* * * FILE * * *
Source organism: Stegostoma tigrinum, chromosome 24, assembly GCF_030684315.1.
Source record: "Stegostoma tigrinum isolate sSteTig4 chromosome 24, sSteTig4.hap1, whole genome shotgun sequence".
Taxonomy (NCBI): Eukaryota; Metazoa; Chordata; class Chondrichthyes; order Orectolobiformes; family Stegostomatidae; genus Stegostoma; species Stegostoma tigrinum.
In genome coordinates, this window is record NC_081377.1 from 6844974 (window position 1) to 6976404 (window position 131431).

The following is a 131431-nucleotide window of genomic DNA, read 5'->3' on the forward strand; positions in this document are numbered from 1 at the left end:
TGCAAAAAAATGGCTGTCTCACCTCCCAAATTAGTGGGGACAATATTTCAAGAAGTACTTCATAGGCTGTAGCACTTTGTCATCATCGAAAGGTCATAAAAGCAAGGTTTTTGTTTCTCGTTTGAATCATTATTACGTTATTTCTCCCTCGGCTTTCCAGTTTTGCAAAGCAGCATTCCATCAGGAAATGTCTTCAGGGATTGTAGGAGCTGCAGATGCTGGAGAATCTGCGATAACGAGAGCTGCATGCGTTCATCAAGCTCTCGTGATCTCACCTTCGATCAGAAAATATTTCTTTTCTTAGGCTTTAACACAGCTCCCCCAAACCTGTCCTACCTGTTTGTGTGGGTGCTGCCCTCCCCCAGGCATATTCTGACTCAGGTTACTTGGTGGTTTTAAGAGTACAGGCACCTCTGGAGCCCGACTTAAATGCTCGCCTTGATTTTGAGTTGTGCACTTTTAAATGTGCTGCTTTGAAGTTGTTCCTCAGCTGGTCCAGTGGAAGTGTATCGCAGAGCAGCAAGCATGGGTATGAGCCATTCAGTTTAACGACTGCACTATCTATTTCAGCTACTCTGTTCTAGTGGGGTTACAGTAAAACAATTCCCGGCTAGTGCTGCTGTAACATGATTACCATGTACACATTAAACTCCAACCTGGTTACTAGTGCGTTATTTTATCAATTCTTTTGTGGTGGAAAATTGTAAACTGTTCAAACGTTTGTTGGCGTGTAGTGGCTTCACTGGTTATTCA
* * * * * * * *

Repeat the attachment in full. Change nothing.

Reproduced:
Source organism: Stegostoma tigrinum, chromosome 24, assembly GCF_030684315.1.
Source record: "Stegostoma tigrinum isolate sSteTig4 chromosome 24, sSteTig4.hap1, whole genome shotgun sequence".
Taxonomy (NCBI): Eukaryota; Metazoa; Chordata; class Chondrichthyes; order Orectolobiformes; family Stegostomatidae; genus Stegostoma; species Stegostoma tigrinum.
In genome coordinates, this window is record NC_081377.1 from 6844974 (window position 1) to 6976404 (window position 131431).

The following is a 131431-nucleotide window of genomic DNA, read 5'->3' on the forward strand; positions in this document are numbered from 1 at the left end:
TGCAAAAAAATGGCTGTCTCACCTCCCAAATTAGTGGGGACAATATTTCAAGAAGTACTTCATAGGCTGTAGCACTTTGTCATCATCGAAAGGTCATAAAAGCAAGGTTTTTGTTTCTCGTTTGAATCATTATTACGTTATTTCTCCCTCGGCTTTCCAGTTTTGCAAAGCAGCATTCCATCAGGAAATGTCTTCAGGGATTGTAGGAGCTGCAGATGCTGGAGAATCTGCGATAACGAGAGCTGCATGCGTTCATCAAGCTCTCGTGATCTCACCTTCGATCAGAAAATATTTCTTTTCTTAGGCTTTAACACAGCTCCCCCAAACCTGTCCTACCTGTTTGTGTGGGTGCTGCCCTCCCCCAGGCATATTCTGACTCAGGTTACTTGGTGGTTTTAAGAGTACAGGCACCTCTGGAGCCCGACTTAAATGCTCGCCTTGATTTTGAGTTGTGCACTTTTAAATGTGCTGCTTTGAAGTTGTTCCTCAGCTGGTCCAGTGGAAGTGTATCGCAGAGCAGCAAGCATGGGTATGAGCCATTCAGTTTAACGACTGCACTATCTATTTCAGCTACTCTGTTCTAGTGGGGTTACAGTAAAACAATTCCCGGCTAGTGCTGCTGTAACATGATTACCATGTACACATTAAACTCCAACCTGGTTACTAGTGCGTTATTTTATCAATTCTTTTGTGGTGGAAAATTGTAAACTGTTCAAACGTTTGTTGGCGTGTAGTGGCTTCACTGGTTATTCA